Front Page Titles (by Subject) TO STEPHENS THOMPSON MASON J. MSS. - The Works, vol. 8 (Correspondence 1793-1798)
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TO STEPHENS THOMPSON MASON J. MSS. - Thomas Jefferson, The Works, vol. 8 (Correspondence 1793-1798) 
The Works of Thomas Jefferson, Federal Edition (New York and London, G.P. Putnam’s Sons, 1904-5). Vol. 8
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TO STEPHENS THOMPSON MASONJ. MSS.
Monticello, Oct 11, 98.
I received lately a letter from mr. Callendar to which the inclosed is an answer. After perusing it, be so good to stick a wafer in it and (after it is dry) deliver it. You will perceive that I propose to you the trouble of drawing for 50. D. for mr. Callendar on my correspondent in Richmond, George Jefferson, merchant. This is to keep his name out of sight. Make your draught if you please in some such form as this ‘Pay to. . . . . . . .or order, (or ‘Send me in bank bills by post) 50. Dollars on account of Thomas Jefferson according to advice received from him &c.’ I shall immediately direct him to pay such a draught from you, without mentioning to him the purpose. I have to thank you for your favor of July 6. from Philadelphia. I did not immediately acknolege it, because I knew you would be come away. The X. Y. Z. fever has considerably abated through the country, as I am informed, and the alien & sedition laws are working hard. I fancy that some of the State legislatures will take strong ground on this occasion. For my own part, I consider those laws as merely an experiment on the American mind, to see how far it will bear an avowed violation of the constitution. If this goes down we shall immediately see attempted another act of Congress, declaring that the President shall continue in office during life, reserving to another occasion the transfer of the succession to his heirs, and the establishment of the Senate for life. At least, this may be the aim of the Oliverians, while Monk & the Cavaliers (who are perhaps the strongest) may be playing their game for the restoration of his most gracious Majesty George the Third. That these things are in contemplation, I have no doubt; nor can I be confident of their failure, after the dupery of which our countrymen have shewn themselves susceptible.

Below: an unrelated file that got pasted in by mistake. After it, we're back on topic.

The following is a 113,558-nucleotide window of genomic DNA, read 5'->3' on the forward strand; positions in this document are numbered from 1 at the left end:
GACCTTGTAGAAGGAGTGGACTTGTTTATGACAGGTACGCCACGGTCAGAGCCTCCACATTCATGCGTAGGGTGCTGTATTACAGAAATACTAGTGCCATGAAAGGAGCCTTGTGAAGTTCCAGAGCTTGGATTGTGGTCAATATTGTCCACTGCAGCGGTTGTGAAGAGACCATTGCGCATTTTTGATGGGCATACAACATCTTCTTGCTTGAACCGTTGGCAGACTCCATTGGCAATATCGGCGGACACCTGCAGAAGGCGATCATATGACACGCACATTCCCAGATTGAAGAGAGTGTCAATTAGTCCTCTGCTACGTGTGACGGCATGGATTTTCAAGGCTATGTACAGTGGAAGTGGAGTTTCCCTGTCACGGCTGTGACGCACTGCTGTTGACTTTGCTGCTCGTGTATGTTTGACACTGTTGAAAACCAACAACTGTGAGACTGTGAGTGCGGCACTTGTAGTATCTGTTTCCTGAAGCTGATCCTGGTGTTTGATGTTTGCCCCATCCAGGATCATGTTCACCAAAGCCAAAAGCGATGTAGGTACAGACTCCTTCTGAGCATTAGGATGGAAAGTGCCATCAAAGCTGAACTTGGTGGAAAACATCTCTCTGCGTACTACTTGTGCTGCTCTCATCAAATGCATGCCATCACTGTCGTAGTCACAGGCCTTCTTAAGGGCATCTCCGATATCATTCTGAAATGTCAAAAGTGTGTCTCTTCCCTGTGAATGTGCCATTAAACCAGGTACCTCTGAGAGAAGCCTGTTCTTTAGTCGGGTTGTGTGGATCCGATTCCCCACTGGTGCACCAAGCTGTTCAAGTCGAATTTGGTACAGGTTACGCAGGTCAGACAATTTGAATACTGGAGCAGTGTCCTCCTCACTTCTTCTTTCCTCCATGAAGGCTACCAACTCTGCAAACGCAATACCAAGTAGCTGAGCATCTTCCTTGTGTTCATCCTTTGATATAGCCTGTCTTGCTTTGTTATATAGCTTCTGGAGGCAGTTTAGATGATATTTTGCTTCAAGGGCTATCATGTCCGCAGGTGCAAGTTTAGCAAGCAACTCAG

You promised to endeavor to send me some tenants. I am waiting for them, having broken up two excellent farms with 12. fields in them of 40. acres each, some of which I have sowed with small grain, Tenants of any size may be accommodated with the number of fields suited to their force. Only send me good people, and write me what they are. Adieu. Yours affectionately.